Three demos against Drax Plc on AGM day

Peel Port, Liverpool

Drax Plc who operate the biggest biomass power station in the world which is also one of the biggest coal power stations in the UK. It receives a shocking £1.5 million a day in ‘renewable energy’ subsidies paid via a surcharge on electricity bills.
On the day of Drax’s AGM (13/04/17) scores of campaigners across the country have protested against Drax Plc. Protests took place in London, York and Liverpool to highlight Drax’s involvement in dirty energy, its contributions to climate change, destruction of communities, deforestation, and its continued reliance on government subsidies – which should instead be going to support energy conservation and genuinely renewable energy.
In York, anti-coal and biomass protesters gathered outside the AGM for a colourful demonstration, with members of the local community, representatives of the Coal Action Network, Biofuelwatch and Frack Free York, and local councillors. If Drax was hoping to have less negative attention drawn to its AGM by doing it in York, it failed.
Andy Hiles, a local Selby councillor who attended the York protest, said “We’re appalled that these forms of dirty energy receive £1.5 million a day out of our bills, when that money could be going to genuine renewable energy like wind and solar, and to home insulation, which would also provide a lot of jobs. We’re also concerned by reports that workers at Drax are experiencing breathing problems from biomass.”
Anne Harris from the Coal Action Network, also at the York protest, said, “Indigenous Wayuu children [near the Cerrejon mine in Colombia, which supplies Drax] are dying as a result of mining coal to supply Drax power station. The dust affects their breathing, and water shortages due to the mine’s water consumption are leading to starvation. Drax needs to listen to the consumers of this energy and understand that coal is only clean when it is left in the ground. Drax and the UK government need to ditch coal now.”
In London, around 40 people gathered outside the offices of Drax’s two largest investors, Schroders and Investec, calling for divestment from dirty energy.
In Liverpool, local campaigners unfurled a banner at the entrance to Peel Port, saying “Biomass imports are a disaster, £1.5 million a day subsidy supports US deforestation”. Peel Ports import biomass into a specific terminal built to handle imported wood destined for Drax power station.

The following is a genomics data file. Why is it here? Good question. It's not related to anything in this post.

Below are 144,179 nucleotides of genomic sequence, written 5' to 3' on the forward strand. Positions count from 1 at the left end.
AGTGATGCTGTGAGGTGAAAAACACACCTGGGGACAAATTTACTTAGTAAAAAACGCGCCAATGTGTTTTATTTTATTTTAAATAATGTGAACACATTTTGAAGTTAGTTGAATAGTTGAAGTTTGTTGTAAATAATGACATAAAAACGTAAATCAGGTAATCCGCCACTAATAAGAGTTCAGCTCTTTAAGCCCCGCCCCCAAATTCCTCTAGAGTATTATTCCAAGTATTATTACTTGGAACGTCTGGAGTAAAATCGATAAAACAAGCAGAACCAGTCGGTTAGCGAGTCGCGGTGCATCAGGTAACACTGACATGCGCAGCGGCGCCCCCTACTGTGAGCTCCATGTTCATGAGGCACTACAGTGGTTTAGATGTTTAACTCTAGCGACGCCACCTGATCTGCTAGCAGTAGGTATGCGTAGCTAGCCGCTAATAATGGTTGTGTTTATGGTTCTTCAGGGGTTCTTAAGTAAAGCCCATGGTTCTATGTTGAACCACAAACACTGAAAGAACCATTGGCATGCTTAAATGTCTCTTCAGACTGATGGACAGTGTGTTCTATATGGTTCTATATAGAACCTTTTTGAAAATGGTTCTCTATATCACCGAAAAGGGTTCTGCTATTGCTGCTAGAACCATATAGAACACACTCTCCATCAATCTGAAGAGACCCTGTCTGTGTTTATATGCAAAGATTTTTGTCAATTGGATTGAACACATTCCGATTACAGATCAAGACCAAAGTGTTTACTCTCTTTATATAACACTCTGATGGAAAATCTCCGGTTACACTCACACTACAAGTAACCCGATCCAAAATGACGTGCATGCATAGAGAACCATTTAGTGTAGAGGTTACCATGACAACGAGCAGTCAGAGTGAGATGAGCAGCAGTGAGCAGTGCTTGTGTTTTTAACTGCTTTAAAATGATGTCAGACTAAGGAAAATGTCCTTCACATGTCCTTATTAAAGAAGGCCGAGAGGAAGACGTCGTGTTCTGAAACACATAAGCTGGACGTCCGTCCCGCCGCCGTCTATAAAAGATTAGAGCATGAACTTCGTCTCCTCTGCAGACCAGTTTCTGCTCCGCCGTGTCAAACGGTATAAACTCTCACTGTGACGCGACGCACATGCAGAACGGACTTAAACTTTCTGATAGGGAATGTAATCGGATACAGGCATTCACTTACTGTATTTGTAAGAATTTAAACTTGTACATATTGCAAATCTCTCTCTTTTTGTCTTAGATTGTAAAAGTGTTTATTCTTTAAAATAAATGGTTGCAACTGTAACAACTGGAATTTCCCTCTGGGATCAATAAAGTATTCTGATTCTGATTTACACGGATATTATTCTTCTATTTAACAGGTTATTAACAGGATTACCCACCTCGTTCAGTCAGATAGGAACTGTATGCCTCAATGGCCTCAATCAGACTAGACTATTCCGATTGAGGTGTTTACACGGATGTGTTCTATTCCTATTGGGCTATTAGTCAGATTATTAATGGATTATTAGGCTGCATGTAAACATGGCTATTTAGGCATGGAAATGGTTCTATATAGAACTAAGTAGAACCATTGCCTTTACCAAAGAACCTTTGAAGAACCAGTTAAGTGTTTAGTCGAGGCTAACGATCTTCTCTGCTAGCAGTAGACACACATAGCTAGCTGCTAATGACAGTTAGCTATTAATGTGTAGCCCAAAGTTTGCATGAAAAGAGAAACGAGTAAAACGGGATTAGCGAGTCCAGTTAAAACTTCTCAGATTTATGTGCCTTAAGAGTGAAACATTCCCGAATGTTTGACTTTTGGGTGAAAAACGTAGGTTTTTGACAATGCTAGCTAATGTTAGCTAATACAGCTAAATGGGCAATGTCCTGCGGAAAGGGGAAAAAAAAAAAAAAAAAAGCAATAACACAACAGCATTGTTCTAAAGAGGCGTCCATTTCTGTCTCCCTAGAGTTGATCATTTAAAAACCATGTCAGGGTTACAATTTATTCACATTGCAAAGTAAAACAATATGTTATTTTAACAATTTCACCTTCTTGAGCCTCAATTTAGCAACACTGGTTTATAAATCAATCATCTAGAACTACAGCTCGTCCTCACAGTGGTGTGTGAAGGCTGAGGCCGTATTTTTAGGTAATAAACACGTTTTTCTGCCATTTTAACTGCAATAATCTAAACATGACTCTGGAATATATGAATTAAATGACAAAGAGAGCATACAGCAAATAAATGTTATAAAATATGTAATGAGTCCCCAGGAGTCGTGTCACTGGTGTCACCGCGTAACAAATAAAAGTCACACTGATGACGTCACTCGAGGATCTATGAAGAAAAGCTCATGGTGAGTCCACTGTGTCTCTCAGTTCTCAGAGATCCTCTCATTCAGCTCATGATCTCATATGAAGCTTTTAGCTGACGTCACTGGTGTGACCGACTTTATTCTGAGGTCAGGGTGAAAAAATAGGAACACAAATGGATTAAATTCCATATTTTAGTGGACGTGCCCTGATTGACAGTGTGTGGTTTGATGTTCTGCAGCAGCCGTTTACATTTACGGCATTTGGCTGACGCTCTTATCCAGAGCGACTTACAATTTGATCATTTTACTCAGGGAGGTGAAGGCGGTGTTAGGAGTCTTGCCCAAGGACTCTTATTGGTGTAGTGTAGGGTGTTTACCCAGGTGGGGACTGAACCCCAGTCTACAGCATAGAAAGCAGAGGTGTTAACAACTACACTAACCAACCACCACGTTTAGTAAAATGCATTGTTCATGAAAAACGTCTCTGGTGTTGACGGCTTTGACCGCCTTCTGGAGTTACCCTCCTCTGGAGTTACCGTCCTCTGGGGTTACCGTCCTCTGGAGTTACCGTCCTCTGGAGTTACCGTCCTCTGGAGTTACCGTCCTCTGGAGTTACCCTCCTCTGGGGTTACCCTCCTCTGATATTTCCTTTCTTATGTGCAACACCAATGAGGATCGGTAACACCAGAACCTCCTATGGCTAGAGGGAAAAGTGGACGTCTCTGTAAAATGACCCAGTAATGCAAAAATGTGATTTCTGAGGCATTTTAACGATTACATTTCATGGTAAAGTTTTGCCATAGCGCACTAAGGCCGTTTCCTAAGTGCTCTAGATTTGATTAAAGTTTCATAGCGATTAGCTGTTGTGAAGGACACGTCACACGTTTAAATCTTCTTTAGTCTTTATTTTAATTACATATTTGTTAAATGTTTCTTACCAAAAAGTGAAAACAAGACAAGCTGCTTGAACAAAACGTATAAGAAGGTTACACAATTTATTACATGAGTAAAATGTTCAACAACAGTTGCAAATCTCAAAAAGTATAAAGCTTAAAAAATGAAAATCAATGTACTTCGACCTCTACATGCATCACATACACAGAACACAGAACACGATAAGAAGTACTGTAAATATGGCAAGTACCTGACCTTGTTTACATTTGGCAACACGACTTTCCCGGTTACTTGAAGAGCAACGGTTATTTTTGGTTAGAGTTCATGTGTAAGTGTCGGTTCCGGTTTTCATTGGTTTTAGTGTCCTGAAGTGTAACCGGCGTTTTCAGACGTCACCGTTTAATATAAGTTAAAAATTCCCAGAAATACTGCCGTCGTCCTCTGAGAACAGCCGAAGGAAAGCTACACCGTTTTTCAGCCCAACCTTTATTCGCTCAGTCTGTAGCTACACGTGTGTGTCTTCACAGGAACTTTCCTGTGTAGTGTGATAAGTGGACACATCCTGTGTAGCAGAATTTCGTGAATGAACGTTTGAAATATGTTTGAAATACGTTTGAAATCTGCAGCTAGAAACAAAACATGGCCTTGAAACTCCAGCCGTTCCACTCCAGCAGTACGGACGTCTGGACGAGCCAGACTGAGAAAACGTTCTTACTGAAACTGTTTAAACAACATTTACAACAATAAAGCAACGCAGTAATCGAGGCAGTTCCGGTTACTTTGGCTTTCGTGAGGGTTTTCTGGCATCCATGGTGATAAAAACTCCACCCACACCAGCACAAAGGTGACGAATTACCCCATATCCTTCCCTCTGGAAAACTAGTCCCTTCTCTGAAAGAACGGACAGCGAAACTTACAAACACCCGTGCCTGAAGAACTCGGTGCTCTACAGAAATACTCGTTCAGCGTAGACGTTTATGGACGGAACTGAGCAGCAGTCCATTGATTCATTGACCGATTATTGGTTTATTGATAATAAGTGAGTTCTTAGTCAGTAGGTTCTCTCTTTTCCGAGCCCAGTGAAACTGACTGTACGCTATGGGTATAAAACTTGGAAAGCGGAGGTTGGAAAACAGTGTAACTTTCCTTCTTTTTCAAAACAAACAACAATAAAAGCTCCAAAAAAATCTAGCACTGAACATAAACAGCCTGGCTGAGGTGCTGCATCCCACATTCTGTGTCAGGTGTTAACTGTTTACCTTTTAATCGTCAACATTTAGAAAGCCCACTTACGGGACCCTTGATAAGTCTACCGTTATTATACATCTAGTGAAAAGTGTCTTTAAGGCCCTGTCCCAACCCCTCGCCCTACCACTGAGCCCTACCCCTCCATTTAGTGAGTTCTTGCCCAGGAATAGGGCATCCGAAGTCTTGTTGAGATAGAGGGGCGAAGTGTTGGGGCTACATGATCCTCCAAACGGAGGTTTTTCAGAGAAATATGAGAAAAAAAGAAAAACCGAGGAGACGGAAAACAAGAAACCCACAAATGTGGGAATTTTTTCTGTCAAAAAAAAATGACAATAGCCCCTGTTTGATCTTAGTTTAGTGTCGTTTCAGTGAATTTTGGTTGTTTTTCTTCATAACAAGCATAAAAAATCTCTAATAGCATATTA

Katy Brown, who lives in Liverpool and attended the protest at the port, said, “We see trains leaving the port every day with ‘sustainable biomass’ written on them. Biomass that relies on imported wood from biodiverse ecosystems or from monoculture plantations is in no way sustainable.”
Coal is notoriously one of the worst fuels for the climate, but wood burning is coming under increasing scrutiny as a Chatham House report launched in February, ‘The Impacts of the Demand for Woody Biomass for Power and Heat on Climate and Forests’ revealed that its carbon emissions can equal those of coal. Drax imported nearly all the 13 million tonnes of wood it burnt last year, over half from biodiverse regions of the southern USA where many species are under threat from forest destruction.
Drax recently announced plans to build four new gas-fired power stations, which has angered anti-fracking campaigners. Local members of Unite Community also attended the protest to highlight the need for more green jobs and to raise concerns about local air pollution from Drax, which in 2013 was estimated to cause 590 premature deaths a year.
The  protests were organised by a coalition including Biofuelwatch, Coal Action Network, London Mining Network, Fuel Poverty Action and concerned locals in York and Liverpool.

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